MIT model explains how the brain can learn novel tasks while still remembering what it has already learned.
Wearables on the web
MIT's Wearable Computing web page was among four "nice places I've discovered on those aimless [Internet] surfing trips," wrote Dave Farrell for his October 8 syndicated UPI column about the net.
"The next big thing in computing is wearable computers, and there's no better place to see this future trend than at the futuristic computing labs at MIT," Mr. Farrell wrote. "This is where you can go today to see how you will be working and playing with your computer tomorrow." Go to http://www.media.mit.edu/projects/wearables/.
Two MIT professors were quoted in recent stories about the pair who shared this year's Nobel prize in economics.
"Dan is the rare economist who is open to people and ideas from other disciplines, like psychology and sociology," Professor Moshe Ben-Akiva of civil and environmental engineering said of Daniel L. McFadden in the October 12 Washington Post. Writer Steven Pearlstein reported that Professor Ben-Akiva, a frequent collaborator with the new laureate, said that "while most economists are content to assume that people act rationally in making key decisions about their lives... McFadden has found ways to build some irrationality into his models."
McFadden, who shared this year's prize with James J. Heckman for work on the statistical analysis of individual and household behavior, began his prize-winning research at MIT. He taught at MIT from 1978-91 and still teaches here in the summer. He is the 19th MIT professor and 47th current or former member of the MIT community to win a Nobel Prize.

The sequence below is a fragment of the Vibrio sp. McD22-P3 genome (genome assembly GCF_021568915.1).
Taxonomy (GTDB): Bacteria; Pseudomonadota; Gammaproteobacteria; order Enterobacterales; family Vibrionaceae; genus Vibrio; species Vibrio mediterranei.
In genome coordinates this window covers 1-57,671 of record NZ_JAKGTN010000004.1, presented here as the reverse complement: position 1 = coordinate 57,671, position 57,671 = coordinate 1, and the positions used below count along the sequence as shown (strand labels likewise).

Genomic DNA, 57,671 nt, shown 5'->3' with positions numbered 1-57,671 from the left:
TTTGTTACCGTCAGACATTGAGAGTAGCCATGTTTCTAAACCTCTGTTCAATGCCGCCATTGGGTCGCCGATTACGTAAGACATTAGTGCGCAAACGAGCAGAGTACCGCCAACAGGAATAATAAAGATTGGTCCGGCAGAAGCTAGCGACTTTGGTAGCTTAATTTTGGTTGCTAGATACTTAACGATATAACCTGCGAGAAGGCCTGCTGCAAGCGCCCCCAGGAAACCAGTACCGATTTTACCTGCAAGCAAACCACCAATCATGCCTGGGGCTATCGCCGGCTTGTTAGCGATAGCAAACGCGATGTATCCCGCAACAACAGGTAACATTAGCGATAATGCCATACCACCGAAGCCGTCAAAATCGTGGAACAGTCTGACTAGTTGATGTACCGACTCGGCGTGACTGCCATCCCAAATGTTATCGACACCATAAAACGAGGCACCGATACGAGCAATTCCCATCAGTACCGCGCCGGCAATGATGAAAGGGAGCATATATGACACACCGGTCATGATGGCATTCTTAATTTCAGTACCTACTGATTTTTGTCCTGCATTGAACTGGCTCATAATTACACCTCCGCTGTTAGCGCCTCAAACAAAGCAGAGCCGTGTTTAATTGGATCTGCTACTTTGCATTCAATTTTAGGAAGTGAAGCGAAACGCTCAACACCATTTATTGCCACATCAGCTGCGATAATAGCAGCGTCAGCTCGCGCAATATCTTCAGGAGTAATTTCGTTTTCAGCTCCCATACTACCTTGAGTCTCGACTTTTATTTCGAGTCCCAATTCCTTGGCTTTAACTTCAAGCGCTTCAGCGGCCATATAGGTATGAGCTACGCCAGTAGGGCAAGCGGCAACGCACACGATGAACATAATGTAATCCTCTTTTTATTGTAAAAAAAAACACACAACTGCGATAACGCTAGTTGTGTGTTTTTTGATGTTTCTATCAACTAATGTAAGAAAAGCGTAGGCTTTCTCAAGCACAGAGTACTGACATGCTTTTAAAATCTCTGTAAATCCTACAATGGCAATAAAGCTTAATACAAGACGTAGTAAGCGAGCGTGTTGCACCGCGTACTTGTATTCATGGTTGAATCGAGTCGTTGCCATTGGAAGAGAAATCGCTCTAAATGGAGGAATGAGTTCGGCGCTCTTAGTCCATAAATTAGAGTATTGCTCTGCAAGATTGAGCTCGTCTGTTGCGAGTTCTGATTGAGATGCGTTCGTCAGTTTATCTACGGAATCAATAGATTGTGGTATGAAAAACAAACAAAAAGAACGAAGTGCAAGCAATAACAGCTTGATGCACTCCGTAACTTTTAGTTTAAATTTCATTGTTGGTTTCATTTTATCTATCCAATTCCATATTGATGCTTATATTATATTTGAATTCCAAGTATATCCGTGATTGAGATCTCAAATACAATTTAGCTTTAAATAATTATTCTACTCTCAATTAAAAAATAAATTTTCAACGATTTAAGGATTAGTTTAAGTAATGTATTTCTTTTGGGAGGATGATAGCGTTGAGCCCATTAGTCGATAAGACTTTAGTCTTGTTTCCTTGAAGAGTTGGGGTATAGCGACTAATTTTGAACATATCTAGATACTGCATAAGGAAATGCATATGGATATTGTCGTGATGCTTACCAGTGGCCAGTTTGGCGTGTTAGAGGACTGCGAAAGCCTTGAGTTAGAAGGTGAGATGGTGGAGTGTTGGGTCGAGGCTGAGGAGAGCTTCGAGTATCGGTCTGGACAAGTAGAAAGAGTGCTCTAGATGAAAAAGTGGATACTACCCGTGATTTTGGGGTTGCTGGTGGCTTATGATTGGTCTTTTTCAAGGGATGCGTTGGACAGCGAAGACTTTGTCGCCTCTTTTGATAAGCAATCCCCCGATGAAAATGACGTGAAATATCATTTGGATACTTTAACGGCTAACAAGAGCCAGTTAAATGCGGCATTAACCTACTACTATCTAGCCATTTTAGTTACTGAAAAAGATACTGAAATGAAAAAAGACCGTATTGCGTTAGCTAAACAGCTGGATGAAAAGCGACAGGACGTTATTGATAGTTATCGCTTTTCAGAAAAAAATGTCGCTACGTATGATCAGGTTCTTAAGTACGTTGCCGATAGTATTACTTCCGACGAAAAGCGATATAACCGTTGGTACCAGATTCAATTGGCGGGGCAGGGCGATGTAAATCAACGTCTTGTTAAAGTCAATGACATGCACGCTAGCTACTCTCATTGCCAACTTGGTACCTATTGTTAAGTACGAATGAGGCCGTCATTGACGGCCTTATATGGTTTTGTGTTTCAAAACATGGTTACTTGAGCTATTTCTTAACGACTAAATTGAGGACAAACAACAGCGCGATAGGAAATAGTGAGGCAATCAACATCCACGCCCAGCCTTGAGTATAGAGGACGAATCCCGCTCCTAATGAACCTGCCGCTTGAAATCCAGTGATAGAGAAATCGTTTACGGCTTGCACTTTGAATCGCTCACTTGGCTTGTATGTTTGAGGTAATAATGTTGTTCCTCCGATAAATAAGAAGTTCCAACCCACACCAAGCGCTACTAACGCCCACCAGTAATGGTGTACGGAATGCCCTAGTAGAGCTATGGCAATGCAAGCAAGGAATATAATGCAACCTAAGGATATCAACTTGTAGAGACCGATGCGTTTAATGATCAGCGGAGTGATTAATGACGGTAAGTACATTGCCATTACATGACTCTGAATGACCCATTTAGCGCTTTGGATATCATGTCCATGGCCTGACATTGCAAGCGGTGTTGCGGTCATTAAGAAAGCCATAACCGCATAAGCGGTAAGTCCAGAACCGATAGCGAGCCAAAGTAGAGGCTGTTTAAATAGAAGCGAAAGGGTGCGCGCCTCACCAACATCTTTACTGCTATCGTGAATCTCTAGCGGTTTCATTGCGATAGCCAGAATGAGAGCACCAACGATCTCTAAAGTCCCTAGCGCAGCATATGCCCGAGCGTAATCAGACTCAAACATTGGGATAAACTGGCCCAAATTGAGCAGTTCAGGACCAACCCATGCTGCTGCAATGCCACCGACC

In an October 12 Los Angeles Times story, Institute Professor Emeritus and Nobel laureate Paul Samuelson also commented on the new laureates. "I don't think people had forecast this choice in the various office pools at the economics departments, but I think people at the frontier of research will be very pleased. Both are good, careful researchers," he said.
Living in space
Professor Laurence Young and Associate Professor Dava Newman, both of the Department of Aeronautics and Astronautics, were featured on ABC News' World News Tonight on October 30. The two were interviewed for a story called "Living in Space." Professor Newman was shown next to a spinning bed that provides "artificial gravity" in space that could facilitate astronauts' overall performance.
Professors Young and Newman are both affiliated with the National Space Biomedical Research Institute (NSBRI), created to "prevent or solve health problems related to long-duration space travel and prolonged weightlessness." Professor Young is director of NSBRI.
"It may be a thrill, but someone's got to pay the bills." -- Peter Young, a senior lecturer in aeronautics and astronautics, about NASA's efforts to give universities access to the retired Advanced Communications Technology Satellite (ACTS). His comments were included in a September 25 story about ACTS in Space News.
A version of this article appeared in MIT Tech Talk on November 15, 2000.